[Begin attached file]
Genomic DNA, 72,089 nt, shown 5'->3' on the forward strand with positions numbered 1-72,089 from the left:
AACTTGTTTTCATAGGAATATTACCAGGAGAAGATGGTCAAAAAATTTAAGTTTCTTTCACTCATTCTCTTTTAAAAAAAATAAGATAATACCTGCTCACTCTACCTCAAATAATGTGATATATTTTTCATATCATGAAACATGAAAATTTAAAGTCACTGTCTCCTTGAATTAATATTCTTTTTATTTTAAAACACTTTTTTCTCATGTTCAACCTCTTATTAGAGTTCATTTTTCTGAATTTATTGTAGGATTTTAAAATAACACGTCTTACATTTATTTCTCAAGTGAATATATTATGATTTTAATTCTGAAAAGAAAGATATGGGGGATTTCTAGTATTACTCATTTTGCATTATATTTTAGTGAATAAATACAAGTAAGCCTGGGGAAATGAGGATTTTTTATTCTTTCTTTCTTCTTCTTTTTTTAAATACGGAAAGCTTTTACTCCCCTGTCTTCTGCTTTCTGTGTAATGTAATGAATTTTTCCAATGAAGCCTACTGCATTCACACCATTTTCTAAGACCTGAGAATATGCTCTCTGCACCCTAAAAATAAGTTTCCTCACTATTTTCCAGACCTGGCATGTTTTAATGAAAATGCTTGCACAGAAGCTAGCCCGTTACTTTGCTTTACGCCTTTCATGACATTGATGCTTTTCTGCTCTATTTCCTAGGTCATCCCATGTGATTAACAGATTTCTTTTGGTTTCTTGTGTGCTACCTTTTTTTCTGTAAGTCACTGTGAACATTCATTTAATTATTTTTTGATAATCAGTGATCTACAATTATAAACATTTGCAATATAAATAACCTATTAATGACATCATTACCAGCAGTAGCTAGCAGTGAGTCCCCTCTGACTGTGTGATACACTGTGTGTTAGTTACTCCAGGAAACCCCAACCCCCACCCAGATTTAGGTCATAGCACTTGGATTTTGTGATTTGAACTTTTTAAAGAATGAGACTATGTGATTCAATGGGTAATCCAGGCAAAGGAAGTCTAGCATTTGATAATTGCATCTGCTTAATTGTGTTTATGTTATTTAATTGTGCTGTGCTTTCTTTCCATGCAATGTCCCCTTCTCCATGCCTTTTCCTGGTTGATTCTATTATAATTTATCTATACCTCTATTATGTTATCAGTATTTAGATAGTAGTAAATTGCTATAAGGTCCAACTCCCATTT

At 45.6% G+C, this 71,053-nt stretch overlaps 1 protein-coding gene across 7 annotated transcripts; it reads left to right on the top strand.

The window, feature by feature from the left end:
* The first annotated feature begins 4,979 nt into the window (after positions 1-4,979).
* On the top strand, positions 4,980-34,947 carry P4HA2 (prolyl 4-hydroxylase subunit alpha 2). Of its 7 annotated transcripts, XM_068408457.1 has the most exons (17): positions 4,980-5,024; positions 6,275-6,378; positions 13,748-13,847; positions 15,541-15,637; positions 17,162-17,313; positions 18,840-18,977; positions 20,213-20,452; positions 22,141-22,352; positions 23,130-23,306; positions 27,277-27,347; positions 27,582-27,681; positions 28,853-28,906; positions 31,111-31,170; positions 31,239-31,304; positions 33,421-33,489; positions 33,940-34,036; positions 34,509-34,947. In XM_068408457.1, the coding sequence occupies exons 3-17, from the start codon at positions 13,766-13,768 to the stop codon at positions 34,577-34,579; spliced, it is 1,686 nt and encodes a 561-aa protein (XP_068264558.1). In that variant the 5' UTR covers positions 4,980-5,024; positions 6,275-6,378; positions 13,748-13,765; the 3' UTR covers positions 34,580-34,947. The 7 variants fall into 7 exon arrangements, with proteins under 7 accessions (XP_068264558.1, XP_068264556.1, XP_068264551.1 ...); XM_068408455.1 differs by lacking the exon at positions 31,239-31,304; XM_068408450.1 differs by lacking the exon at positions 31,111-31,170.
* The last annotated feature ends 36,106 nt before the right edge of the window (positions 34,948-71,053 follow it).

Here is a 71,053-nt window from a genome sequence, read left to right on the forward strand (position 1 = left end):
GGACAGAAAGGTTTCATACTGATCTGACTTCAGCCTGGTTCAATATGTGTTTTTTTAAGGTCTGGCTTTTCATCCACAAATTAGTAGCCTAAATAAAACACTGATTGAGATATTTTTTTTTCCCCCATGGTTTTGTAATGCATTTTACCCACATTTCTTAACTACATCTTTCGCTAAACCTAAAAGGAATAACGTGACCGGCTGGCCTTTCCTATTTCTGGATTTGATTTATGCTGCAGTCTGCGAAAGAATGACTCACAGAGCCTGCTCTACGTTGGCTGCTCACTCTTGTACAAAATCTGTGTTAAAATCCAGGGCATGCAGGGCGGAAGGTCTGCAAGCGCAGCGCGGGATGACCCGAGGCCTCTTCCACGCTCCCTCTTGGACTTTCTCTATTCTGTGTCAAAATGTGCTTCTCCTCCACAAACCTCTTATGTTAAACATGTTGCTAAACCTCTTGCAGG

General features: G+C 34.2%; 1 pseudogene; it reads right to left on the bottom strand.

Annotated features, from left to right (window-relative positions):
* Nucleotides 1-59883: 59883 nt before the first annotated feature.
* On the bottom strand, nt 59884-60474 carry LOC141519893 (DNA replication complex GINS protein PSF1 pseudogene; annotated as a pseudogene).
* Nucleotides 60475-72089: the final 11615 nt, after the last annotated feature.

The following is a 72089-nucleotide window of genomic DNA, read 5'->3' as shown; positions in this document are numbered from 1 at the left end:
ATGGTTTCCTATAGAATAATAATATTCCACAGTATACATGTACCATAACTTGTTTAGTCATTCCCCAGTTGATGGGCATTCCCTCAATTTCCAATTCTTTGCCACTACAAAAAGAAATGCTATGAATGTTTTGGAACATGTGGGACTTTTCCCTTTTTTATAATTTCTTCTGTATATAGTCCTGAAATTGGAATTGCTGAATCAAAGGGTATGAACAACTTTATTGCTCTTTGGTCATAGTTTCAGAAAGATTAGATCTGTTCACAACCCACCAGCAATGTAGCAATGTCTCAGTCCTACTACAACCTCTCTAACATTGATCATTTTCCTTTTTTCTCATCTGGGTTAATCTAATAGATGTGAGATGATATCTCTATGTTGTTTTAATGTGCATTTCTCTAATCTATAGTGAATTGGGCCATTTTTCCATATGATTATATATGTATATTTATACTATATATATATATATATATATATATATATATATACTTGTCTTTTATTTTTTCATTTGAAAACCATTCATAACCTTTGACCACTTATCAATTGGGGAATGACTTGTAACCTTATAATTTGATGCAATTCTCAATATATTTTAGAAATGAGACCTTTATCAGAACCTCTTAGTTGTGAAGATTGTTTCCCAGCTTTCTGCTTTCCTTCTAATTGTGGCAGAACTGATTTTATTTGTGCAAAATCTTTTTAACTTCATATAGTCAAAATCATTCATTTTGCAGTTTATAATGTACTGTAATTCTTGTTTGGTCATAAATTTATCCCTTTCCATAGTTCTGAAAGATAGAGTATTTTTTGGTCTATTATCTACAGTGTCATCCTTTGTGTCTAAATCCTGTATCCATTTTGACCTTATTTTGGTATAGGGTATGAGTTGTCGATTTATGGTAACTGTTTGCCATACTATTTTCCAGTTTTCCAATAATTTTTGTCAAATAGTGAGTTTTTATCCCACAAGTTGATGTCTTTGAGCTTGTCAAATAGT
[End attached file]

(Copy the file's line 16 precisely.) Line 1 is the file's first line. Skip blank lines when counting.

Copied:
ATGGTTTCCTATAGAATAATAATATTCCACAGTATACATGTACCATAACTTGTTTAGTCATTCCCCAGTTGATGGGCATTCCCTCAATTTCCAATTCTTTGCCACTACAAAAAGAAATGCTATGAATGTTTTGGAACATGTGGGACTTTTCCCTTTTTTATAATTTCTTCTGTATATAGTCCTGAAATTGGAATTGCTGAATCAAAGGGTATGAACAACTTTATTGCTCTTTGGTCATAGTTTCAGAAAGATTAGATCTGTTCACAACCCACCAGCAATGTAGCAATGTCTCAGTCCTACTACAACCTCTCTAACATTGATCATTTTCCTTTTTTCTCATCTGGGTTAATCTAATAGATGTGAGATGATATCTCTATGTTGTTTTAATGTGCATTTCTCTAATCTATAGTGAATTGGGCCATTTTTCCATATGATTATATATGTATATTTATACTATATATATATATATATATATATATATATATATACTTGTCTTTTATTTTTTCATTTGAAAACCATTCATAACCTTTGACCACTTATCAATTGGGGAATGACTTGTAACCTTATAATTTGATGCAATTCTCAATATATTTTAGAAATGAGACCTTTATCAGAACCTCTTAGTTGTGAAGATTGTTTCCCAGCTTTCTGCTTTCCTTCTAATTGTGGCAGAACTGATTTTATTTGTGCAAAATCTTTTTAACTTCATATAGTCAAAATCATTCATTTTGCAGTTTATAATGTACTGTAATTCTTGTTTGGTCATAAATTTATCCCTTTCCATAGTTCTGAAAGATAGAGTATTTTTTGGTCTATTATCTACAGTGTCATCCTTTGTGTCTAAATCCTGTATCCATTTTGACCTTATTTTGGTATAGGGTATGAGTTGTCGATTTATGGTAACTGTTTGCCATACTATTTTCCAGTTTTCCAATAATTTTTGTCAAATAGTGAGTTTTTATCCCACAAGTTGATGTCTTTGAGCTTGTCAAATAGT